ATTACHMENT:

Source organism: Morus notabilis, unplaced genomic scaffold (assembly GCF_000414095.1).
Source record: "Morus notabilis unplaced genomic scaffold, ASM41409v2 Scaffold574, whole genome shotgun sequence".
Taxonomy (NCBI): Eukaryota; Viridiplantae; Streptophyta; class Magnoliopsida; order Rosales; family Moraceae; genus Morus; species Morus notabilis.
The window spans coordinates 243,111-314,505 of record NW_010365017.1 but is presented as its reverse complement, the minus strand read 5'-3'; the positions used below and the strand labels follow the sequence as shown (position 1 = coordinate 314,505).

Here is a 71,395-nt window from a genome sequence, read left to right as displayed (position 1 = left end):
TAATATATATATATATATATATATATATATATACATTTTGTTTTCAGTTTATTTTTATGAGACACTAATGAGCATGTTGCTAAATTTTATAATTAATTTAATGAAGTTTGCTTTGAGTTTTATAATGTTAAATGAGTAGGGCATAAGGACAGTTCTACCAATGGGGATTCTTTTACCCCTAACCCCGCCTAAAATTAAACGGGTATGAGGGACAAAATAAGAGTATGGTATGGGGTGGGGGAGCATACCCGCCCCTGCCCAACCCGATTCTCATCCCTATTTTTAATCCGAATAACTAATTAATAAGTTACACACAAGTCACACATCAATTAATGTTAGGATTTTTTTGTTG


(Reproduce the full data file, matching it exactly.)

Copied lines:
Source organism: Morus notabilis, unplaced genomic scaffold (assembly GCF_000414095.1).
Source record: "Morus notabilis unplaced genomic scaffold, ASM41409v2 Scaffold574, whole genome shotgun sequence".
Taxonomy (NCBI): Eukaryota; Viridiplantae; Streptophyta; class Magnoliopsida; order Rosales; family Moraceae; genus Morus; species Morus notabilis.
The window spans coordinates 243,111-314,505 of record NW_010365017.1 but is presented as its reverse complement, the minus strand read 5'-3'; the positions used below and the strand labels follow the sequence as shown (position 1 = coordinate 314,505).

Here is a 71,395-nt window from a genome sequence, read left to right as displayed (position 1 = left end):
TAATATATATATATATATATATATATATATATACATTTTGTTTTCAGTTTATTTTTATGAGACACTAATGAGCATGTTGCTAAATTTTATAATTAATTTAATGAAGTTTGCTTTGAGTTTTATAATGTTAAATGAGTAGGGCATAAGGACAGTTCTACCAATGGGGATTCTTTTACCCCTAACCCCGCCTAAAATTAAACGGGTATGAGGGACAAAATAAGAGTATGGTATGGGGTGGGGGAGCATACCCGCCCCTGCCCAACCCGATTCTCATCCCTATTTTTAATCCGAATAACTAATTAATAAGTTACACACAAGTCACACATCAATTAATGTTAGGATTTTTTTGTTG